The logistics of traveling to school from Steveston, BC, to Douglas College, New Westminster Campus, as a wheelchair user.

Hello there! I’m Robin, and I’m going to tell you about my day on Tuesday, March 5th, 2024. It was an early start; I woke up at about 7:30 am, which I rather dislike. This whole day was planned as a trial commute to confirm whether I could go to Douglas College for classes in person and back in a reasonable amount of time via Handydart and SkyTrain. Cabs all semester would’ve been waaay too expensive, even with Fare Savers (a type of coupon that you buy that reduces the cost of a cab by 50%, which is available to disabled residents and seniors in British Columbia) and financial assistance from the school for it to be a viable option. Handydart on its own doesn’t cut it by a long shot, I attempted the commute earlier and had to do a transfer between Handydart buses, which resulted in over a three-hour commute each way for a 45-minute drive. Don’t get me wrong, it’s a good service when it is working well, but it’s got a darn good many holes and problems with its current design. At 10:30, give or take, Handydart came to pick me up from my place. I arrived at 29th Avenue SkyTrain Station a bit past 1 p.m. The train was fast, a little cramped, but not too bad at the time because it wasn’t rush hour. You get a great view of the city if you can sit at the front of the train. Regrettably, despite being a fast mode of transportation, the SkyTrain was not enough to compensate for the Handydart delays from limits on how far a single vehicle can go. The result of the day’s findings was that, despite Douglas College being a great school, it’s too far for anyone disabled traveling from Steveston. I’ll have to transfer colleges to Langara College; it’s closer than Douglas is to where I live, which is called Steveston Residence, run by the RILS organization. Anyway, by no means do I want to dissuade you, but I suggest, as a commuter with disabilities traveling in the Greater Vancouver area, that you always have other options in case Handydart, for whatever reason, won’t work for you.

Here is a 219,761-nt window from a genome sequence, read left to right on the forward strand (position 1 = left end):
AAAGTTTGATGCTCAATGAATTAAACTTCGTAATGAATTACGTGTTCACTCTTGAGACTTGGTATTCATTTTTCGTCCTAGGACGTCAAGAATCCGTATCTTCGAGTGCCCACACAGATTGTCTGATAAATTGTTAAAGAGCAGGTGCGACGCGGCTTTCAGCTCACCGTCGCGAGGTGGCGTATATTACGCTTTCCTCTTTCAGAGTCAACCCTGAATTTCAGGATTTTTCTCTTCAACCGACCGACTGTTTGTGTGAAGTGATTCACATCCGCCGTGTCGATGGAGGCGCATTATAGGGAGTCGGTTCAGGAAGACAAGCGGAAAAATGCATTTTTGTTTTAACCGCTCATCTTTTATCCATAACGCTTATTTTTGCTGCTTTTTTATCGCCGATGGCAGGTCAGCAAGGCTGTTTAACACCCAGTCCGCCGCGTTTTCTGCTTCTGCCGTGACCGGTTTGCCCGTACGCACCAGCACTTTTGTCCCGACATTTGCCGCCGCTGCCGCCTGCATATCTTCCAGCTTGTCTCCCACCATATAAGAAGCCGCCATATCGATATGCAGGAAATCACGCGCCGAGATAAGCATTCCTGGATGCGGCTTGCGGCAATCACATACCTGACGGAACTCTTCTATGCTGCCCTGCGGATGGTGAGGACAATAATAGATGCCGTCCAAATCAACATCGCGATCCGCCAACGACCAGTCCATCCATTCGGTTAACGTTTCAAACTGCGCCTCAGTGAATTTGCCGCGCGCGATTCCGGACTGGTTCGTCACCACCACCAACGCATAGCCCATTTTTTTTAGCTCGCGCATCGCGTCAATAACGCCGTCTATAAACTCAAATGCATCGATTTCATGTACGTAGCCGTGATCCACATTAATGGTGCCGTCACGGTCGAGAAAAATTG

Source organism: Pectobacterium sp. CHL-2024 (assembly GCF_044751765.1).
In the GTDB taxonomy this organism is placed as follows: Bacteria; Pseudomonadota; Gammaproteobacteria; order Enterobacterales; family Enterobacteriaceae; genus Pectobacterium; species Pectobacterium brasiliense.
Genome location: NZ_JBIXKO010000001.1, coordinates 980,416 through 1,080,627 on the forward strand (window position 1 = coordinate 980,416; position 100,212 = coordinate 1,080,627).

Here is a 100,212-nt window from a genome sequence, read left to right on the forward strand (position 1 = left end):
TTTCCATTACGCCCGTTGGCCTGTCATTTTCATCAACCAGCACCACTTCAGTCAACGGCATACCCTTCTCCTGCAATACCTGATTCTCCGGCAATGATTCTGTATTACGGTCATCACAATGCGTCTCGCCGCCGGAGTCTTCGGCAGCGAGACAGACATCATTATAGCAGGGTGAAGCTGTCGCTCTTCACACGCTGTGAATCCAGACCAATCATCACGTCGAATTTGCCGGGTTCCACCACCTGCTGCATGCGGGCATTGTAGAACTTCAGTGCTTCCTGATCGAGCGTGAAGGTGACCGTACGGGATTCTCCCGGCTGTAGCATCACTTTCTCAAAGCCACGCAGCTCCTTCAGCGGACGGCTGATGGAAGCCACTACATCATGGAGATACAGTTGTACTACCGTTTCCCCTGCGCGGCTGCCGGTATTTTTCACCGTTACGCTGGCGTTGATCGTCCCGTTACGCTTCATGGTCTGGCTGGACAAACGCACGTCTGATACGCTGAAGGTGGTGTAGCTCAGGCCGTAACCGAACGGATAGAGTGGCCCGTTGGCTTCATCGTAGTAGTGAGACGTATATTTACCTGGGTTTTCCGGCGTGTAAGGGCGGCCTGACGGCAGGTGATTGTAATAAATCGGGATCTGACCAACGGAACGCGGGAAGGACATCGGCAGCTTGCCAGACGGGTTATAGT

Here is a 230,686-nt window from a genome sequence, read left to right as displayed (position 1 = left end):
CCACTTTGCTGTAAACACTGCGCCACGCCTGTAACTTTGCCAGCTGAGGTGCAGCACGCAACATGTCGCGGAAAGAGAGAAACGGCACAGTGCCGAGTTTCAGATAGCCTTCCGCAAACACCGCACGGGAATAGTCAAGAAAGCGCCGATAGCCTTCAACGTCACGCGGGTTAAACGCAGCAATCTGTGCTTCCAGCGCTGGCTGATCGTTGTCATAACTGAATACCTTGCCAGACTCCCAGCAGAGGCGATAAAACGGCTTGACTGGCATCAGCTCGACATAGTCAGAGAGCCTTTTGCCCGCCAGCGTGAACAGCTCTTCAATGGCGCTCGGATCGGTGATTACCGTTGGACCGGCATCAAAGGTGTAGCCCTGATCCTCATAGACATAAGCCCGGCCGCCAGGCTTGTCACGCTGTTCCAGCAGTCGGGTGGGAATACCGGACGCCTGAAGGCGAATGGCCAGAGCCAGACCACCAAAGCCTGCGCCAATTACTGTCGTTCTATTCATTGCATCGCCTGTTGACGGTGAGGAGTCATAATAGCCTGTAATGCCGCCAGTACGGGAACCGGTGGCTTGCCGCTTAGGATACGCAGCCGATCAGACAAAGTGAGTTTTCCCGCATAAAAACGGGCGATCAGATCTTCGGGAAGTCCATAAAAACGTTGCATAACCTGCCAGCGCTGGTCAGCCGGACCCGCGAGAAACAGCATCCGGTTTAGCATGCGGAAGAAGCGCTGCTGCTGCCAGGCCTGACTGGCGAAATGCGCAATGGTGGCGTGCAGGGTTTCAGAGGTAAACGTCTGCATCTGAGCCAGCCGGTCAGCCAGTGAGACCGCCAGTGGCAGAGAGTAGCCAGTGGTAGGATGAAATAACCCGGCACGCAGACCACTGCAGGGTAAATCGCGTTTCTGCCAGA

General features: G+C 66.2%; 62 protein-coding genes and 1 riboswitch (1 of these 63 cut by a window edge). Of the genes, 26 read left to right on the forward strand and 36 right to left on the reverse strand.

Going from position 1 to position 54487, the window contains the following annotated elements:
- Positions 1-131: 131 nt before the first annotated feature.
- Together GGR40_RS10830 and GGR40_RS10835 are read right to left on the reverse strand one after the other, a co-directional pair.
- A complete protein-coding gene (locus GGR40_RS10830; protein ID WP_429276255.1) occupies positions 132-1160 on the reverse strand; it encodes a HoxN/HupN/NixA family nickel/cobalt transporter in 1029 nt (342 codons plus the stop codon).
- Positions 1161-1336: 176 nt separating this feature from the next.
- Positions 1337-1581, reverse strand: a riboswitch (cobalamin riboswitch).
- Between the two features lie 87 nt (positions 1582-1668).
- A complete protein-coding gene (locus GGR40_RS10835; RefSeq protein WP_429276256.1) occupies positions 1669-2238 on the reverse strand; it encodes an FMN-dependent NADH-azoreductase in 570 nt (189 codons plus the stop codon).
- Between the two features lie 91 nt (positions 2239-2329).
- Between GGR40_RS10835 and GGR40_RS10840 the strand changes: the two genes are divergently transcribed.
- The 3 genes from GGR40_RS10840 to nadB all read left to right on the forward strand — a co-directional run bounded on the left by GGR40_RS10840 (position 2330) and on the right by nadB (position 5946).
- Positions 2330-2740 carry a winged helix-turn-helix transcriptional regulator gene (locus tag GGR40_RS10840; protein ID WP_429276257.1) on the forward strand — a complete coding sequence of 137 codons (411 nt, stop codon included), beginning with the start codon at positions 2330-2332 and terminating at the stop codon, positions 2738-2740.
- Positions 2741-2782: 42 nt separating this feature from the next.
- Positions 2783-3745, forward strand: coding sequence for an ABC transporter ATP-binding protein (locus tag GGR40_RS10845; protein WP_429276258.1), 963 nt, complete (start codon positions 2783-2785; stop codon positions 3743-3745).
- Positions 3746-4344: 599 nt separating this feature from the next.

Your guide for various adventures throughout Vancouver and beyond,

Robin Stace

Published in Travel


    1. Thanks, I’m glad it’s good! I enjoy telling stories about my adventures while advocating for more accessibility, and letting people know the flaws and successes in the various methods of transport. Hopefully our writing about the flaws regarding accessibility will facilitate and expedite change due to public pressure. Yeah, it’s annoying I can’t attend Douglas, but maybe it’ll turn out as a blessing in disguise.

Skip to content